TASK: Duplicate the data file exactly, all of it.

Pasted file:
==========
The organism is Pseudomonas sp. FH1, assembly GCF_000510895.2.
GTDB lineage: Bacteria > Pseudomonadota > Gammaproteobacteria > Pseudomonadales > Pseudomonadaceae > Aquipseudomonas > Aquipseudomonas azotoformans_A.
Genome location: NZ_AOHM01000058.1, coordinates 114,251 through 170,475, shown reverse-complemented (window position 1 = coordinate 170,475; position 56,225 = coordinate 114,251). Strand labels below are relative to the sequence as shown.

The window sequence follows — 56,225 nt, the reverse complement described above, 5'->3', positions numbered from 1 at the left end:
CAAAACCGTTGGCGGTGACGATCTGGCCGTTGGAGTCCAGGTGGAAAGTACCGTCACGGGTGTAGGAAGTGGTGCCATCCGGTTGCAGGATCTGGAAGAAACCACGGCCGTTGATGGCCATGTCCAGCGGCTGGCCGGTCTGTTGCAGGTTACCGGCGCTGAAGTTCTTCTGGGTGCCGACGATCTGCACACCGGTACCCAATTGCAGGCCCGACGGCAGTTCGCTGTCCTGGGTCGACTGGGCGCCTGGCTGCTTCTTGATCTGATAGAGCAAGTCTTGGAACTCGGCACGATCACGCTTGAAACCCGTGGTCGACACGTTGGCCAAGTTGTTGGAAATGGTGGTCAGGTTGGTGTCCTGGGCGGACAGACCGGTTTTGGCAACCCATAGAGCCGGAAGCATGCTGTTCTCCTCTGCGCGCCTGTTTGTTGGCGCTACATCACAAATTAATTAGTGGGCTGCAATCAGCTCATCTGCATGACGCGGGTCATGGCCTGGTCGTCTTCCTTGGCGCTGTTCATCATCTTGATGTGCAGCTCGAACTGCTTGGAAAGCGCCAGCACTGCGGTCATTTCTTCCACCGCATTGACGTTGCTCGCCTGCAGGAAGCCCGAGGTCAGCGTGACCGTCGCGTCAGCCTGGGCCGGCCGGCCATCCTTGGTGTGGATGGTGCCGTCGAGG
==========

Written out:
The organism is Pseudomonas sp. FH1, assembly GCF_000510895.2.
GTDB lineage: Bacteria > Pseudomonadota > Gammaproteobacteria > Pseudomonadales > Pseudomonadaceae > Aquipseudomonas > Aquipseudomonas azotoformans_A.
Genome location: NZ_AOHM01000058.1, coordinates 114,251 through 170,475, shown reverse-complemented (window position 1 = coordinate 170,475; position 56,225 = coordinate 114,251). Strand labels below are relative to the sequence as shown.

The window sequence follows — 56,225 nt, the reverse complement described above, 5'->3', positions numbered from 1 at the left end:
CAAAACCGTTGGCGGTGACGATCTGGCCGTTGGAGTCCAGGTGGAAAGTACCGTCACGGGTGTAGGAAGTGGTGCCATCCGGTTGCAGGATCTGGAAGAAACCACGGCCGTTGATGGCCATGTCCAGCGGCTGGCCGGTCTGTTGCAGGTTACCGGCGCTGAAGTTCTTCTGGGTGCCGACGATCTGCACACCGGTACCCAATTGCAGGCCCGACGGCAGTTCGCTGTCCTGGGTCGACTGGGCGCCTGGCTGCTTCTTGATCTGATAGAGCAAGTCTTGGAACTCGGCACGATCACGCTTGAAACCCGTGGTCGACACGTTGGCCAAGTTGTTGGAAATGGTGGTCAGGTTGGTGTCCTGGGCGGACAGACCGGTTTTGGCAACCCATAGAGCCGGAAGCATGCTGTTCTCCTCTGCGCGCCTGTTTGTTGGCGCTACATCACAAATTAATTAGTGGGCTGCAATCAGCTCATCTGCATGACGCGGGTCATGGCCTGGTCGTCTTCCTTGGCGCTGTTCATCATCTTGATGTGCAGCTCGAACTGCTTGGAAAGCGCCAGCACTGCGGTCATTTCTTCCACCGCATTGACGTTGCTCGCCTGCAGGAAGCCCGAGGTCAGCGTGACCGTCGCGTCAGCCTGGGCCGGCCGGCCATCCTTGGTGTGGATGGTGCCGTCGAGG